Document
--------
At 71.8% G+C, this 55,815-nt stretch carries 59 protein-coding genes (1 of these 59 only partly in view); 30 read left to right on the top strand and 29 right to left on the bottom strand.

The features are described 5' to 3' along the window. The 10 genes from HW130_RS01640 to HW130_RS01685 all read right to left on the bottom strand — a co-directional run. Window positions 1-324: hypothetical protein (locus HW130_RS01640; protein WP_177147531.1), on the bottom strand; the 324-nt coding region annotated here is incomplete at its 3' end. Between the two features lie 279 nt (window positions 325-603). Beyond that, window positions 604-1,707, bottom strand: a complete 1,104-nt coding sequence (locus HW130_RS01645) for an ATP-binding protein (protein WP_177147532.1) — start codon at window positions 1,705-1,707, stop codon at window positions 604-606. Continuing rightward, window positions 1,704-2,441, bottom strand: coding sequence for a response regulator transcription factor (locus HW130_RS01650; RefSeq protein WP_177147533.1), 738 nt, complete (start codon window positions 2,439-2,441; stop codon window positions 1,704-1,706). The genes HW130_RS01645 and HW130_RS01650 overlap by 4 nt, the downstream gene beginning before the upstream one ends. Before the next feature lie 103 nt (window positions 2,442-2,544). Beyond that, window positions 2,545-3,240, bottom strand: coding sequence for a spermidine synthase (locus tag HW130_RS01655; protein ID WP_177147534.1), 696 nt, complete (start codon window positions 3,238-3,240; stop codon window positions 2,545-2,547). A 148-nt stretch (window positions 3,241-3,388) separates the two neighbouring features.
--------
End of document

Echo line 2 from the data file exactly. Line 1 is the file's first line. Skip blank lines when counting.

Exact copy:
The features are described 5' to 3' along the window. The 10 genes from HW130_RS01640 to HW130_RS01685 all read right to left on the bottom strand — a co-directional run. Window positions 1-324: hypothetical protein (locus HW130_RS01640; protein WP_177147531.1), on the bottom strand; the 324-nt coding region annotated here is incomplete at its 3' end. Between the two features lie 279 nt (window positions 325-603). Beyond that, window positions 604-1,707, bottom strand: a complete 1,104-nt coding sequence (locus HW130_RS01645) for an ATP-binding protein (protein WP_177147532.1) — start codon at window positions 1,705-1,707, stop codon at window positions 604-606. Continuing rightward, window positions 1,704-2,441, bottom strand: coding sequence for a response regulator transcription factor (locus HW130_RS01650; RefSeq protein WP_177147533.1), 738 nt, complete (start codon window positions 2,439-2,441; stop codon window positions 1,704-1,706). The genes HW130_RS01645 and HW130_RS01650 overlap by 4 nt, the downstream gene beginning before the upstream one ends. Before the next feature lie 103 nt (window positions 2,442-2,544). Beyond that, window positions 2,545-3,240, bottom strand: coding sequence for a spermidine synthase (locus tag HW130_RS01655; protein ID WP_177147534.1), 696 nt, complete (start codon window positions 3,238-3,240; stop codon window positions 2,545-2,547). A 148-nt stretch (window positions 3,241-3,388) separates the two neighbouring features.